Muslim feminists in the 19th century South Caucasus

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A women’s movement started to emerge in Tsarist Russia in the mid-19th century. Just as most progressive ideas, women’s rights issue also came to the Russian Empire from Europe. Because female aristocrats of the country often travelled to Europe, they learned the latest developments towards women’s emancipation and observed heated discussions about women’s rights and brought those thoughts to Russia. Consequently, unions formed by aristocratic women of Russia arose from the 1850s, in which consistent talks of women’s issues were generated. Such organizations were predominantly involved in charitable work in the early years.

Only after 20 years, women expanded their fields of activities, went beyond charitable work, and tended to politicize women’s issues. They initiated debates on equality thoughts in the press, including demand for equal rights concerning education and employment. Discussions about women’s problems continued in Russia after the establishment of the USSR when the red revolutionaries took those unions “under their wings” and turned them into Marxist-feminism, which served in their own interests.

Unlike socialists supporting Marxist feminism, namely Leo Trotsky and Valerian Kuybyshev, J.V. Stalin did not accept the idea of equality. For this reason, once he consolidated his power in the 1930s, he declared feminism “a game of the bourgeoisie” and abolished all the women’s unions. Thus, feminism turned into a notorious term and went out of use in the USSR.


South Caucasian version of feminism in the 19th century

Most probably, a handful of people must have heard about feminism in the South Caucasus, a remote area of Tsarist Russia. The patriarchal environment of the South Caucasus was not ready for gender equality issues to the extent that women were not allowed to go out without being accompanied by a man. However, even under such harsh circumstances, some women challenged the patriarchal order and actively engaged in public life, not seeing their gender identity as a barrier in activism. No doubt, a place where women’s issues more or less came into sight was Georgia, a cradle of culture in the South Caucasus. Especially in Tbilisi, Georgia’s capital city, girls’ schools were already present in the 19th century, Georgian duchesses would set up charitable funds, and Georgian thinkers such as Ilia Chavchavadze and Tsereteli highlighted the significance of education of women’s so that they would serve the country later.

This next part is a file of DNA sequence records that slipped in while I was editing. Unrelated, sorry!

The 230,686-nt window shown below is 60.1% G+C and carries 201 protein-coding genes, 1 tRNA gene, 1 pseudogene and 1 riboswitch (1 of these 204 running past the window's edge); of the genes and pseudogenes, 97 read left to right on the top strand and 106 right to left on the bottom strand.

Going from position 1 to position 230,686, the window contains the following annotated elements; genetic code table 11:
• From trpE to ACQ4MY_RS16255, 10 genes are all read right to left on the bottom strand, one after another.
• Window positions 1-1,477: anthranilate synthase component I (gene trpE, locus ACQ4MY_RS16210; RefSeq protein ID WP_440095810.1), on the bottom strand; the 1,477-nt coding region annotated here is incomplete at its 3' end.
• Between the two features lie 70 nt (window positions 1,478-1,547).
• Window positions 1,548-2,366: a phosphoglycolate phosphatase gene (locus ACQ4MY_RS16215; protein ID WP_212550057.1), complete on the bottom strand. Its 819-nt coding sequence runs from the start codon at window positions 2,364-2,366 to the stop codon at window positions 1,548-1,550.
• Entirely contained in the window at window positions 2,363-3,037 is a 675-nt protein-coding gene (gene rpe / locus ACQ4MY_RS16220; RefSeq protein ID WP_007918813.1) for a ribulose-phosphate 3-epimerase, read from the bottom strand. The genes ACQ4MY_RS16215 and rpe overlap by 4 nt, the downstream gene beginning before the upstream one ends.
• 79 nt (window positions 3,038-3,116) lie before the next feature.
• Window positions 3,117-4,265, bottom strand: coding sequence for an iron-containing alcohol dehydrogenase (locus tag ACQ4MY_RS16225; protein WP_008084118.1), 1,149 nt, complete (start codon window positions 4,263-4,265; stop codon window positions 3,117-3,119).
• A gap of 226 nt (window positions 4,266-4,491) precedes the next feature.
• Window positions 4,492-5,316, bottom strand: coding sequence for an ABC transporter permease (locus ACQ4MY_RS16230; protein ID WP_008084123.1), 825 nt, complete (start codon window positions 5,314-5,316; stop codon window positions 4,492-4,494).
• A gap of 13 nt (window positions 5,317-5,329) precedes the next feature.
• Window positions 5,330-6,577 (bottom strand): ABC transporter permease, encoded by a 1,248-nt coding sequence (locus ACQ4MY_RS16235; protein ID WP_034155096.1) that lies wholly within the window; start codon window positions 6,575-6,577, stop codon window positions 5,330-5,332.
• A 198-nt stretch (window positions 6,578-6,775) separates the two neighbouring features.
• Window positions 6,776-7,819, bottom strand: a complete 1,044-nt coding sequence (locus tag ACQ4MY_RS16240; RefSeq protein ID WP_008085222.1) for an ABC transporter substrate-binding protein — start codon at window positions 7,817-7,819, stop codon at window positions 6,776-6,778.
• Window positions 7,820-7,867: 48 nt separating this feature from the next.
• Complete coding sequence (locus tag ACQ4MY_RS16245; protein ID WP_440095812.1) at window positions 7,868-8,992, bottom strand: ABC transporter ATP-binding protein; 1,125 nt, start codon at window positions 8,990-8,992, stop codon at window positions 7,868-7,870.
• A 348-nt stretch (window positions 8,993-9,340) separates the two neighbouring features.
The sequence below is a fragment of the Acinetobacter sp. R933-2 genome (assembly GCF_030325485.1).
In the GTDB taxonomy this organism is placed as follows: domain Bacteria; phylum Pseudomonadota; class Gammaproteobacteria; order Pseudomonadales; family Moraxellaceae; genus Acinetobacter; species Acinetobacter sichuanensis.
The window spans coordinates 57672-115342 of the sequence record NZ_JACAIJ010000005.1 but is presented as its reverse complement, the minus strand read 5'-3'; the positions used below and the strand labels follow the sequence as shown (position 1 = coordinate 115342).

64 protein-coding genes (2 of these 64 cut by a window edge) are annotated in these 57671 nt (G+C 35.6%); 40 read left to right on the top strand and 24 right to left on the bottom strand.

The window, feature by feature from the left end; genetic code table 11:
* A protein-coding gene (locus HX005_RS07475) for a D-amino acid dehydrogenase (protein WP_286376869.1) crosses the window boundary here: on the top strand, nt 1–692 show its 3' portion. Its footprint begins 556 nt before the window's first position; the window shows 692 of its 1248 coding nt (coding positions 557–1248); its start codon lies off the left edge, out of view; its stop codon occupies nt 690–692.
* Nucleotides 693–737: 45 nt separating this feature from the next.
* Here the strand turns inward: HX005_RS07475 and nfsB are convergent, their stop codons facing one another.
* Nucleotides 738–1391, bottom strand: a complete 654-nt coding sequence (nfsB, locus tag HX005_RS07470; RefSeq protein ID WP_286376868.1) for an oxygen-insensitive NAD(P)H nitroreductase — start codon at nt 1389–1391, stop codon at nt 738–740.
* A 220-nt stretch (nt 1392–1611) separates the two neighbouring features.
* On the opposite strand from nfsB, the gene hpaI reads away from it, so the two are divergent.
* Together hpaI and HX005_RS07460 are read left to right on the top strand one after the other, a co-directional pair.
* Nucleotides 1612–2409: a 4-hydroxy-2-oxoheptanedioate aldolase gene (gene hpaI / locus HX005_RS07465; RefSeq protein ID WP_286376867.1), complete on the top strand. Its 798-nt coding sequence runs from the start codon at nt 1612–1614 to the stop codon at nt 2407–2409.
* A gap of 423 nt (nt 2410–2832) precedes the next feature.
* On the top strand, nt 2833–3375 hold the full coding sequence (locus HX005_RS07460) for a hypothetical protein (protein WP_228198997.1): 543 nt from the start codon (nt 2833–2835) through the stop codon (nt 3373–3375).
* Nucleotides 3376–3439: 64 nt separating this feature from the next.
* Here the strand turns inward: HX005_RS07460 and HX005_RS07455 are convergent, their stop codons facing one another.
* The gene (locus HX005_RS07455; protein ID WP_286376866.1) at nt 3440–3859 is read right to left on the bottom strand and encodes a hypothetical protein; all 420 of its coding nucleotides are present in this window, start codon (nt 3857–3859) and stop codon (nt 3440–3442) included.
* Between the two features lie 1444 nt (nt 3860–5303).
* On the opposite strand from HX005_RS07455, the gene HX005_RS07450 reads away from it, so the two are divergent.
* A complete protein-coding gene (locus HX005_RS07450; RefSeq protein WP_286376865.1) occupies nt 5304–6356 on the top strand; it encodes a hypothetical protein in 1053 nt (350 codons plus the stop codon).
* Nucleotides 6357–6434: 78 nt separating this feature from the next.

Unlike Georgia, women and gender equality problems were out of debates in Muslim societies of the Caucasus. Only “Molla Nasreddin”, a secular magazine considered “Charlie Hebdo” of its time, sometimes shed light on oppression against women and their deprivation of education among local media representatives.

Although Caucasian Muslim societies had never heard about the word “feminism”, some women, who acknowledged and promoted freedom and equality and did not consider their gender as a barrier in front of them, can be regarded as the first examples of feminists there. The first feminists of the Caucasus included princess Khurshidbanu Natavan, dedicated intellectual Hanifa Abayeva-Malikova, poet Fatma Khanim Kemine and even the first anarcha-feminist of the Caucasus, Gachag Hajar.


The last princess of Karabakh, Kurshidbanu Natavan (1832-1897)

If you read Alexandre Dumas’s travelogue of “Adventures in the Caucasus”, you will find some parts about Kurshidbanu Natavan there. The prominent French writer and traveller met this woman with a weird life story and wrote about her. Not surprisingly, Natavan’s family background seemed more appealing to Dumas because her father, Mehdigulu khan, was the last khan of the Karabakh Khanate, which had been abolished and transformed into a province of the Russian Empire.